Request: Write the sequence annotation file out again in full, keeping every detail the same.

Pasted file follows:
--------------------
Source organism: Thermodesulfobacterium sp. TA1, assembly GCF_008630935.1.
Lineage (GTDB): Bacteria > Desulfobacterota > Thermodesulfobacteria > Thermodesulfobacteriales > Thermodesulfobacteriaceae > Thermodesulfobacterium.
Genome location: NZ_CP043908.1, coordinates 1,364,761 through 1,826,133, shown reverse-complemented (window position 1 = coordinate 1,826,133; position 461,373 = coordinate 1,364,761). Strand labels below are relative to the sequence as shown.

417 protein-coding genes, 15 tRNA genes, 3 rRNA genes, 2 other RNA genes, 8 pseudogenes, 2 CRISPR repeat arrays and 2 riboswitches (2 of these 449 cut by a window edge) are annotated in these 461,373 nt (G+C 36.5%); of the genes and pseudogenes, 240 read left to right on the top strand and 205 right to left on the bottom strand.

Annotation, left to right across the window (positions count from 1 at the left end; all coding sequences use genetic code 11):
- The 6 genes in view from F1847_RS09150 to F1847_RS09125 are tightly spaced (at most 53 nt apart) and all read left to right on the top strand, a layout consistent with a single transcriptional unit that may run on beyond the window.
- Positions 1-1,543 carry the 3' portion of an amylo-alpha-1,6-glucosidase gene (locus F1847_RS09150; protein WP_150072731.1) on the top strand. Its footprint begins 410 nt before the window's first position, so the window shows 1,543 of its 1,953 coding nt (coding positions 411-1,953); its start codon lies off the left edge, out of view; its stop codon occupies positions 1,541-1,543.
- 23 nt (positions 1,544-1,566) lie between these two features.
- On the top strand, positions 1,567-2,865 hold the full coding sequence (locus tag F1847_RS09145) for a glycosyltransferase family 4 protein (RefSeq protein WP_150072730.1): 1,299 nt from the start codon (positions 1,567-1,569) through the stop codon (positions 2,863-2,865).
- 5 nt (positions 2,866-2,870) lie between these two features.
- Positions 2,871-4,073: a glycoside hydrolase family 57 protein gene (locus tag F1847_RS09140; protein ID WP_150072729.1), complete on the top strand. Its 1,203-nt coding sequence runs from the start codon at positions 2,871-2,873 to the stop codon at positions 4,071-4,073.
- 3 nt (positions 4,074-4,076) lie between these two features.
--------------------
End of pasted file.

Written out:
Source organism: Thermodesulfobacterium sp. TA1, assembly GCF_008630935.1.
Lineage (GTDB): Bacteria > Desulfobacterota > Thermodesulfobacteria > Thermodesulfobacteriales > Thermodesulfobacteriaceae > Thermodesulfobacterium.
Genome location: NZ_CP043908.1, coordinates 1,364,761 through 1,826,133, shown reverse-complemented (window position 1 = coordinate 1,826,133; position 461,373 = coordinate 1,364,761). Strand labels below are relative to the sequence as shown.

417 protein-coding genes, 15 tRNA genes, 3 rRNA genes, 2 other RNA genes, 8 pseudogenes, 2 CRISPR repeat arrays and 2 riboswitches (2 of these 449 cut by a window edge) are annotated in these 461,373 nt (G+C 36.5%); of the genes and pseudogenes, 240 read left to right on the top strand and 205 right to left on the bottom strand.

Annotation, left to right across the window (positions count from 1 at the left end; all coding sequences use genetic code 11):
- The 6 genes in view from F1847_RS09150 to F1847_RS09125 are tightly spaced (at most 53 nt apart) and all read left to right on the top strand, a layout consistent with a single transcriptional unit that may run on beyond the window.
- Positions 1-1,543 carry the 3' portion of an amylo-alpha-1,6-glucosidase gene (locus F1847_RS09150; protein WP_150072731.1) on the top strand. Its footprint begins 410 nt before the window's first position, so the window shows 1,543 of its 1,953 coding nt (coding positions 411-1,953); its start codon lies off the left edge, out of view; its stop codon occupies positions 1,541-1,543.
- 23 nt (positions 1,544-1,566) lie between these two features.
- On the top strand, positions 1,567-2,865 hold the full coding sequence (locus tag F1847_RS09145) for a glycosyltransferase family 4 protein (RefSeq protein WP_150072730.1): 1,299 nt from the start codon (positions 1,567-1,569) through the stop codon (positions 2,863-2,865).
- 5 nt (positions 2,866-2,870) lie between these two features.
- Positions 2,871-4,073: a glycoside hydrolase family 57 protein gene (locus tag F1847_RS09140; protein ID WP_150072729.1), complete on the top strand. Its 1,203-nt coding sequence runs from the start codon at positions 2,871-2,873 to the stop codon at positions 4,071-4,073.
- 3 nt (positions 4,074-4,076) lie between these two features.